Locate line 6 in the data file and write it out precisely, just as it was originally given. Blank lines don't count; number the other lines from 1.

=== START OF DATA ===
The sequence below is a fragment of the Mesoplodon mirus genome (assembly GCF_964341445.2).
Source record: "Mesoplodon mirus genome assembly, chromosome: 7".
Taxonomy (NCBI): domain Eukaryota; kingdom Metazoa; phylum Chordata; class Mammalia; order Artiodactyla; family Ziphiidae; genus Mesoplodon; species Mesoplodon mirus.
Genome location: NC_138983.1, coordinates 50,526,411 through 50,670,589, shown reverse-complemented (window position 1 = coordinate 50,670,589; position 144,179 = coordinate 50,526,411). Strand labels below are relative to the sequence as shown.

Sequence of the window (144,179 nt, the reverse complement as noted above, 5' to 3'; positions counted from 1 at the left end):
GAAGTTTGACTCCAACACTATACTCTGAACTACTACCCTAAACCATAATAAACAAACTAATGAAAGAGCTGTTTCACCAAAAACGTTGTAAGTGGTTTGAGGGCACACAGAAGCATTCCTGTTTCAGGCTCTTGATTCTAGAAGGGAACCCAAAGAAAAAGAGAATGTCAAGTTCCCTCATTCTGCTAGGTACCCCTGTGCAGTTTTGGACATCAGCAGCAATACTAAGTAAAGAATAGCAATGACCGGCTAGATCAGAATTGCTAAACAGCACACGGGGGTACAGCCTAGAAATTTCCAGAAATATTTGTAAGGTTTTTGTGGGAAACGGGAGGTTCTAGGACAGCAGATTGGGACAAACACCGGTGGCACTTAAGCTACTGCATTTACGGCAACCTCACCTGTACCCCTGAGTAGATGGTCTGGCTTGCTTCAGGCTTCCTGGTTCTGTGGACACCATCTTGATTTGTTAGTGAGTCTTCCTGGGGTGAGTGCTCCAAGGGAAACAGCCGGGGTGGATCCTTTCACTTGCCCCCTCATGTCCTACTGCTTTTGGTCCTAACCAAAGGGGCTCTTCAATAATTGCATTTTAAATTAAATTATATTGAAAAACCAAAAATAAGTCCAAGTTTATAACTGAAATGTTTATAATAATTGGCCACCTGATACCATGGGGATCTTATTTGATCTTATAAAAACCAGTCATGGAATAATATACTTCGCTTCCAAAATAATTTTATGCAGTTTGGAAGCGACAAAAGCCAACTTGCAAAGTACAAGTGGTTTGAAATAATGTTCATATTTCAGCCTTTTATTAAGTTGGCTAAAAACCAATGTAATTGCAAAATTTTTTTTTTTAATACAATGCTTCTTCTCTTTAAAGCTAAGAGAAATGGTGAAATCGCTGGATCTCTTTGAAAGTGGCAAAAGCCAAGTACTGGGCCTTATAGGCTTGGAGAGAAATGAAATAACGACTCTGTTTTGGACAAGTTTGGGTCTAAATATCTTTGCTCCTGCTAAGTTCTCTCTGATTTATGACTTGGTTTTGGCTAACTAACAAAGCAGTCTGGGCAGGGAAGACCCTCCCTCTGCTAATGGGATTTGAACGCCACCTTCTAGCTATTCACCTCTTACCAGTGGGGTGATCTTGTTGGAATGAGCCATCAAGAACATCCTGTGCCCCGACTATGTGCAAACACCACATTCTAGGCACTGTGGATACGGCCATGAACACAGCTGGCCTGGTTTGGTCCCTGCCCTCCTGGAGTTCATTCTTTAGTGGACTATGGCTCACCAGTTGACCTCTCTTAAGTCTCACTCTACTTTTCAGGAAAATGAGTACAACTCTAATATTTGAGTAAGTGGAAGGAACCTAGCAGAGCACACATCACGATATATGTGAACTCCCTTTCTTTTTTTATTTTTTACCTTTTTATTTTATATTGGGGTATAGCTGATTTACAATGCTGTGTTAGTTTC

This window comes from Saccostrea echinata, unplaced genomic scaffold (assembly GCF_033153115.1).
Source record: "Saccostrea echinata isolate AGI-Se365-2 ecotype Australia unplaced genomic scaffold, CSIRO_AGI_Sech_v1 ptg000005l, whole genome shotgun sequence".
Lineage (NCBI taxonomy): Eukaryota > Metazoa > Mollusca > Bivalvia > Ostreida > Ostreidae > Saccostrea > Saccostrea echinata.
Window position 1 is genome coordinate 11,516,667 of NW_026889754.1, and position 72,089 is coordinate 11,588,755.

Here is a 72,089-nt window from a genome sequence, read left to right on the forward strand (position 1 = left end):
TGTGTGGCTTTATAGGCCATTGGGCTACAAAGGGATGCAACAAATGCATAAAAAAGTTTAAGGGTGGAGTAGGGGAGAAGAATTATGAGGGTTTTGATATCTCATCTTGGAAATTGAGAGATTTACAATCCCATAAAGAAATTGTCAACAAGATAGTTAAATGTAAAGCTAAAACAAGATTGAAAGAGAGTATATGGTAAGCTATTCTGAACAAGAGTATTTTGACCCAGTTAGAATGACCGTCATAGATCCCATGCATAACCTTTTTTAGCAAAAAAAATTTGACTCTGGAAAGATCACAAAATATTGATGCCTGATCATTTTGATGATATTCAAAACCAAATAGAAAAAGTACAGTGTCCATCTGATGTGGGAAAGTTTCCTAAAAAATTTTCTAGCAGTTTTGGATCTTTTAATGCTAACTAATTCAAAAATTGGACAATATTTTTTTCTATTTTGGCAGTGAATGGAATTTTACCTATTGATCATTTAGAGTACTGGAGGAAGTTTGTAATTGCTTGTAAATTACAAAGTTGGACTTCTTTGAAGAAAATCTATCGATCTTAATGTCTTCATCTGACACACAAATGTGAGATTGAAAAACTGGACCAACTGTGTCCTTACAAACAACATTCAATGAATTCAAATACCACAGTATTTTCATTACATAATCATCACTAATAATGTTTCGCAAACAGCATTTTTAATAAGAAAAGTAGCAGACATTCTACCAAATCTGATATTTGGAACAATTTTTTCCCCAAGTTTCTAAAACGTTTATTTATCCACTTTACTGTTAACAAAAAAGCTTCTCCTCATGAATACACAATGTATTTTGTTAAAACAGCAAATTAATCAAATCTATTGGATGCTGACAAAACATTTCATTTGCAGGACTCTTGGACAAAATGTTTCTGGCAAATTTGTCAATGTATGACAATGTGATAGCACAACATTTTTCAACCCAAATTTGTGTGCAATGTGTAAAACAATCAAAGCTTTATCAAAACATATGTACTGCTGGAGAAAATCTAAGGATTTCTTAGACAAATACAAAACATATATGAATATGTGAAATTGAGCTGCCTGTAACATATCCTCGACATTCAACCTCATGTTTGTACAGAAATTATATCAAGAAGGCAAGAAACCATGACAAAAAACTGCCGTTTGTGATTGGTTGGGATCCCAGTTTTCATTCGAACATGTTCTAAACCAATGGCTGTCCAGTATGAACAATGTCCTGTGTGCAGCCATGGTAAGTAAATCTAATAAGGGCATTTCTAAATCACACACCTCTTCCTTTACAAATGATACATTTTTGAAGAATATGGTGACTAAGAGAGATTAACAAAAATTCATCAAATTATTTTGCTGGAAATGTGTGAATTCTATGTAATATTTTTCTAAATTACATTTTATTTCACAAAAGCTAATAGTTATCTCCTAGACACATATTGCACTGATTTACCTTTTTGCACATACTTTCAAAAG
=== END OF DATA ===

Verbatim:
GAAGTTTGACTCCAACACTATACTCTGAACTACTACCCTAAACCATAATAAACAAACTAATGAAAGAGCTGTTTCACCAAAAACGTTGTAAGTGGTTTGAGGGCACACAGAAGCATTCCTGTTTCAGGCTCTTGATTCTAGAAGGGAACCCAAAGAAAAAGAGAATGTCAAGTTCCCTCATTCTGCTAGGTACCCCTGTGCAGTTTTGGACATCAGCAGCAATACTAAGTAAAGAATAGCAATGACCGGCTAGATCAGAATTGCTAAACAGCACACGGGGGTACAGCCTAGAAATTTCCAGAAATATTTGTAAGGTTTTTGTGGGAAACGGGAGGTTCTAGGACAGCAGATTGGGACAAACACCGGTGGCACTTAAGCTACTGCATTTACGGCAACCTCACCTGTACCCCTGAGTAGATGGTCTGGCTTGCTTCAGGCTTCCTGGTTCTGTGGACACCATCTTGATTTGTTAGTGAGTCTTCCTGGGGTGAGTGCTCCAAGGGAAACAGCCGGGGTGGATCCTTTCACTTGCCCCCTCATGTCCTACTGCTTTTGGTCCTAACCAAAGGGGCTCTTCAATAATTGCATTTTAAATTAAATTATATTGAAAAACCAAAAATAAGTCCAAGTTTATAACTGAAATGTTTATAATAATTGGCCACCTGATACCATGGGGATCTTATTTGATCTTATAAAAACCAGTCATGGAATAATATACTTCGCTTCCAAAATAATTTTATGCAGTTTGGAAGCGACAAAAGCCAACTTGCAAAGTACAAGTGGTTTGAAATAATGTTCATATTTCAGCCTTTTATTAAGTTGGCTAAAAACCAATGTAATTGCAAAATTTTTTTTTTTAATACAATGCTTCTTCTCTTTAAAGCTAAGAGAAATGGTGAAATCGCTGGATCTCTTTGAAAGTGGCAAAAGCCAAGTACTGGGCCTTATAGGCTTGGAGAGAAATGAAATAACGACTCTGTTTTGGACAAGTTTGGGTCTAAATATCTTTGCTCCTGCTAAGTTCTCTCTGATTTATGACTTGGTTTTGGCTAACTAACAAAGCAGTCTGGGCAGGGAAGACCCTCCCTCTGCTAATGGGATTTGAACGCCACCTTCTAGCTATTCACCTCTTACCAGTGGGGTGATCTTGTTGGAATGAGCCATCAAGAACATCCTGTGCCCCGACTATGTGCAAACACCACATTCTAGGCACTGTGGATACGGCCATGAACACAGCTGGCCTGGTTTGGTCCCTGCCCTCCTGGAGTTCATTCTTTAGTGGACTATGGCTCACCAGTTGACCTCTCTTAAGTCTCACTCTACTTTTCAGGAAAATGAGTACAACTCTAATATTTGAGTAAGTGGAAGGAACCTAGCAGAGCACACATCACGATATATGTGAACTCCCTTTCTTTTTTTATTTTTTACCTTTTTATTTTATATTGGGGTATAGCTGATTTACAATGCTGTGTTAGTTTC